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When Google announced its fledgling Google TV platform last week, the first thing that sprang to mind was Nice. Google TV is going to be fantastic for Apple lovers. Why? Because Google and its supporting cast of industry players like Sony, Logitech, and Dish Network may finally be the competitive catalyst that can jab Apple with a stick and incite the company to innovate for the living room once again. Sure, the company has the somewhat successful Apple TV, but Apple CEO Steve Jobs famously downplayed the device to "hobby" status.
I'll say it right now AppleTV is a wonderful product but it needs some love soon. The real problem is content and the content providers. Apple continues to call this a hobby because they can't secure the deals necessary to make it more than that and Google has the same problem as is evidence by HULU on the new 2.2 OS.
Notice that HULU was not one of the partners for this project, nor was ABC, NBC, CBS, FOX etc. This is the real problem and I hope Apple is finally close to selling enough shows that the networks are ready to talk. But regardless (or maybe even because they haven't talked) it is time for Apple to throw down the gauntlet, which really only has to mean one thing.
Open a new AppleTV to developers via the AppStore. Sure, it can be 1080p and have a larger hard drive and act as an iTunes media hub, but let it run the iPhone OS and give it access to all of the current Application. This is what is exciting about GoogleTV and it is what Apple needs to do to step up it's game.
1) Google makes its money from advertising. Android will be free. Costs by the manufacturer to modify it to work with their TV or network will not. WiFi will also increase the price.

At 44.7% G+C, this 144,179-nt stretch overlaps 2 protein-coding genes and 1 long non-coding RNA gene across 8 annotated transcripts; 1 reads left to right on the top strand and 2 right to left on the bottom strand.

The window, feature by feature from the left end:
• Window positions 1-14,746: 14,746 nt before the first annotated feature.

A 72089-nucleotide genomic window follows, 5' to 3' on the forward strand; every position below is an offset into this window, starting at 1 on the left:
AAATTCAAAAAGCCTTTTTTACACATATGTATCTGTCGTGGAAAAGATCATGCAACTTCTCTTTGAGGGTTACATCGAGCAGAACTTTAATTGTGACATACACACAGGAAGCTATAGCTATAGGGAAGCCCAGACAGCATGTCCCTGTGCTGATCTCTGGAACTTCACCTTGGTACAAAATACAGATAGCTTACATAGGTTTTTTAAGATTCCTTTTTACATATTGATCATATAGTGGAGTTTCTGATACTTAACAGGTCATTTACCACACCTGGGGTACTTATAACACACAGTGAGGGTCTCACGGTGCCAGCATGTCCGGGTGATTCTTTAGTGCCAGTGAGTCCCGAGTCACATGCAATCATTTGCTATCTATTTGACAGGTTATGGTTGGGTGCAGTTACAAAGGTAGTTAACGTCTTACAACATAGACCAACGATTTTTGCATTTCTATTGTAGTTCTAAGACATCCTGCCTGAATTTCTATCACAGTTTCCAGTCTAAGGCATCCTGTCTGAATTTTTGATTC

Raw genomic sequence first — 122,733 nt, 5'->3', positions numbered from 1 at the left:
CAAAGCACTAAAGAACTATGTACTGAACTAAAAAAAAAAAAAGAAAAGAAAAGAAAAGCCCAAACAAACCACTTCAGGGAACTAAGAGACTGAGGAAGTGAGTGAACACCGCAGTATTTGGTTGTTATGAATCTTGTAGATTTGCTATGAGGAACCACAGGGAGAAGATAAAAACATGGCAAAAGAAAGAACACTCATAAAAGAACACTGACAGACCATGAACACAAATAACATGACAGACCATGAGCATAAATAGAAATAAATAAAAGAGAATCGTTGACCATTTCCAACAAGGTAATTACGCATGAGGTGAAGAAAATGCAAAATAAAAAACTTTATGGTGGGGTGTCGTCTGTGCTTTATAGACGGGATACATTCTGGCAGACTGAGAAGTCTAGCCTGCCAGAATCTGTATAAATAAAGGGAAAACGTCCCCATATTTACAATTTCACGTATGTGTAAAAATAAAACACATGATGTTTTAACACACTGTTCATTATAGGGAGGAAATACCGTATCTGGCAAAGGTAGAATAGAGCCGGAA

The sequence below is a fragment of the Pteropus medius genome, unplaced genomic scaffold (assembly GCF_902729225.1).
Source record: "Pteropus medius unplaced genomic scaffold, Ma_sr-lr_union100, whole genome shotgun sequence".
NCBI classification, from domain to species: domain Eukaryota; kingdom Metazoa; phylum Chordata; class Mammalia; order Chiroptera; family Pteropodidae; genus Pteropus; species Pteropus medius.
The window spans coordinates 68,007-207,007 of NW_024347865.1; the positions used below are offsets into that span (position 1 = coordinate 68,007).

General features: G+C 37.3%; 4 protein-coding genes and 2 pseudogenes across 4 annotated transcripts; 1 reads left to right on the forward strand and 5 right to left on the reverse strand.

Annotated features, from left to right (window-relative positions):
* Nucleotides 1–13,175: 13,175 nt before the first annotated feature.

2) Google WILL introduce ads while using their search. If you love that, then great.
3) Google WILL track all your TV watching behavior and share it with third party advertisers.
4) A set top web browser is next to useless. Apps will be the way things work.
From Daniel Eran Dilger:
"Apple TV and Google TV have little in common; the former is Apple’s hardware-oriented placeholder designed to port iTunes content to the living room TV, while Google’s effort is an attempt to put a layer of software into hardware makers’ TV products so that Google can sell ad space somewhere else other than the saturated PC desktop it already pretty much monopolizes."
Great points, DannoBonano. I'm definitely interested to see how the costs shake out in overall practice. If Logitech's device is $250, for instance, that's a big yawn (though the entire Google TV ecosystem may still prompt Apple to invest more in the living room). Plus, the online rights for professional content is still a mitigating factor. Right now, I'm about half and half when I miss an episode of a favorite show: half the time I buy it from iTunes and half the time I fight through the low resolution, occasional hiccup, or bad ad on Hulu or CBS.com, etc.
TV/video ads are sometimes useful, sometimes tolerable, and sometimes terrible. But ad tolerance often comes into play around a watcher's budget and willingness to spend on video entertainment. The great thing about over-the-air TV is that it's free.
A set top web browser -- there's definitely some resolution challenges for many flat screens here, but I don't think next to useless. Light browsing, watching, email catchup . . . kind of handy when you want to sit on the couch.
Dilger's quote is a fantastic skewer, by the way, thanks for sharing it!
Either way, I think Google TV is still a possible catalyst that will help encourage Apple to reinvigorate its better ways.